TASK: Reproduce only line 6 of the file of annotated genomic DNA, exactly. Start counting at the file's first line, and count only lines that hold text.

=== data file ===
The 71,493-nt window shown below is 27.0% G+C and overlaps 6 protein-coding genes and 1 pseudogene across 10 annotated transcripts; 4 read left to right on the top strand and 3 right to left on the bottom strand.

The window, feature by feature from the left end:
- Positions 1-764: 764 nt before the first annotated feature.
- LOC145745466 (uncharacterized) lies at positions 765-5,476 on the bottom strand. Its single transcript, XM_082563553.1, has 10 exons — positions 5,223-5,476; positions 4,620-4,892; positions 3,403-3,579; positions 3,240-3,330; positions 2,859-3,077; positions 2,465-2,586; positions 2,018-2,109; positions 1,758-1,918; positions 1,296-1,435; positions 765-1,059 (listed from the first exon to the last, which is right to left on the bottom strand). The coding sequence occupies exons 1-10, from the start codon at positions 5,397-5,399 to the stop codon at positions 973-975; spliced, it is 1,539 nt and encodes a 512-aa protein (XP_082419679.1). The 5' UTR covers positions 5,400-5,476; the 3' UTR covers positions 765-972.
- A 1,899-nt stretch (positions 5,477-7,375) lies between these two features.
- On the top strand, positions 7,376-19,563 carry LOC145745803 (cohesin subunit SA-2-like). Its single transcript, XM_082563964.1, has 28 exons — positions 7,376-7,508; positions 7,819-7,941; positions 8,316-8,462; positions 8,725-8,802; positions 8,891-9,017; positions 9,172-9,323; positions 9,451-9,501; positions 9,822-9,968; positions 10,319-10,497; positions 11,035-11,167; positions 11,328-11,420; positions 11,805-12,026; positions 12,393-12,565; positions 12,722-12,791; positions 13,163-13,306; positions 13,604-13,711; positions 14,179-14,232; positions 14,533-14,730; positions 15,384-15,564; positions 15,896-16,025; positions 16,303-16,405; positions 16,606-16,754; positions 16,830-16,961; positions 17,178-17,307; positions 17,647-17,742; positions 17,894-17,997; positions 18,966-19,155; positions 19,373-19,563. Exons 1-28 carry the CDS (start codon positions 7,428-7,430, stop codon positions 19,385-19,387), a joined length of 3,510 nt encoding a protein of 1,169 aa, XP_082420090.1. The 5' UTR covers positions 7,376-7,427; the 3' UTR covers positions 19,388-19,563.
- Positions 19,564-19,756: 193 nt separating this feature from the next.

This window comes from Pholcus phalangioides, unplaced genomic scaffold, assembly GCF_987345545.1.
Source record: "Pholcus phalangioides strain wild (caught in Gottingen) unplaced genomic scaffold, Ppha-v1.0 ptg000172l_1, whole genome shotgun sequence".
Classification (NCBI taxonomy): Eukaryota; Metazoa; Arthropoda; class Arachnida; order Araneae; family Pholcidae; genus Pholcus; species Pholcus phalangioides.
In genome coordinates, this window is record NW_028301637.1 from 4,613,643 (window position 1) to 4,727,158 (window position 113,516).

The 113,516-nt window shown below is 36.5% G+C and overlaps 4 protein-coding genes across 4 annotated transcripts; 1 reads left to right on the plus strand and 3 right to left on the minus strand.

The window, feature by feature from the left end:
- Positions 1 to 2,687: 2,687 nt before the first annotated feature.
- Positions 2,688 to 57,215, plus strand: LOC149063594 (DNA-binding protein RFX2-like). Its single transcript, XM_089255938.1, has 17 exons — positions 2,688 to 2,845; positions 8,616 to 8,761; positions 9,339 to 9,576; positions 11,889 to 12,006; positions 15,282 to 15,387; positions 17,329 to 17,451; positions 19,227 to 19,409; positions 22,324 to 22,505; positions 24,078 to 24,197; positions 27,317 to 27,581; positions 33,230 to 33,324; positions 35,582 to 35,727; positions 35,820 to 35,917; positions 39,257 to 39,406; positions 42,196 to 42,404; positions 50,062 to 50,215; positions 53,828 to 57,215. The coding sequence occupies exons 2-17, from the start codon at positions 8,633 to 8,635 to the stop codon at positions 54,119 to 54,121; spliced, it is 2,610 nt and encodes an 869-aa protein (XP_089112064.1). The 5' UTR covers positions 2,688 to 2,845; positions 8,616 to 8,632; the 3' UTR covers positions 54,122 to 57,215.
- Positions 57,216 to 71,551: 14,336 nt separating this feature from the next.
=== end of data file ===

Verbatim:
- On the top strand, positions 7,376-19,563 carry LOC145745803 (cohesin subunit SA-2-like). Its single transcript, XM_082563964.1, has 28 exons — positions 7,376-7,508; positions 7,819-7,941; positions 8,316-8,462; positions 8,725-8,802; positions 8,891-9,017; positions 9,172-9,323; positions 9,451-9,501; positions 9,822-9,968; positions 10,319-10,497; positions 11,035-11,167; positions 11,328-11,420; positions 11,805-12,026; positions 12,393-12,565; positions 12,722-12,791; positions 13,163-13,306; positions 13,604-13,711; positions 14,179-14,232; positions 14,533-14,730; positions 15,384-15,564; positions 15,896-16,025; positions 16,303-16,405; positions 16,606-16,754; positions 16,830-16,961; positions 17,178-17,307; positions 17,647-17,742; positions 17,894-17,997; positions 18,966-19,155; positions 19,373-19,563. Exons 1-28 carry the CDS (start codon positions 7,428-7,430, stop codon positions 19,385-19,387), a joined length of 3,510 nt encoding a protein of 1,169 aa, XP_082420090.1. The 5' UTR covers positions 7,376-7,427; the 3' UTR covers positions 19,388-19,563.